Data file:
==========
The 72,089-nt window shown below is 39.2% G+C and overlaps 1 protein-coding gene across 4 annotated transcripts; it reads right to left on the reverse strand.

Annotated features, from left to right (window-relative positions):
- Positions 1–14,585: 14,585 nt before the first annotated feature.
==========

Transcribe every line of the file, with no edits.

The 72,089-nt window shown below is 39.2% G+C and overlaps 1 protein-coding gene across 4 annotated transcripts; it reads right to left on the reverse strand.

Annotated features, from left to right (window-relative positions):
- Positions 1–14,585: 14,585 nt before the first annotated feature.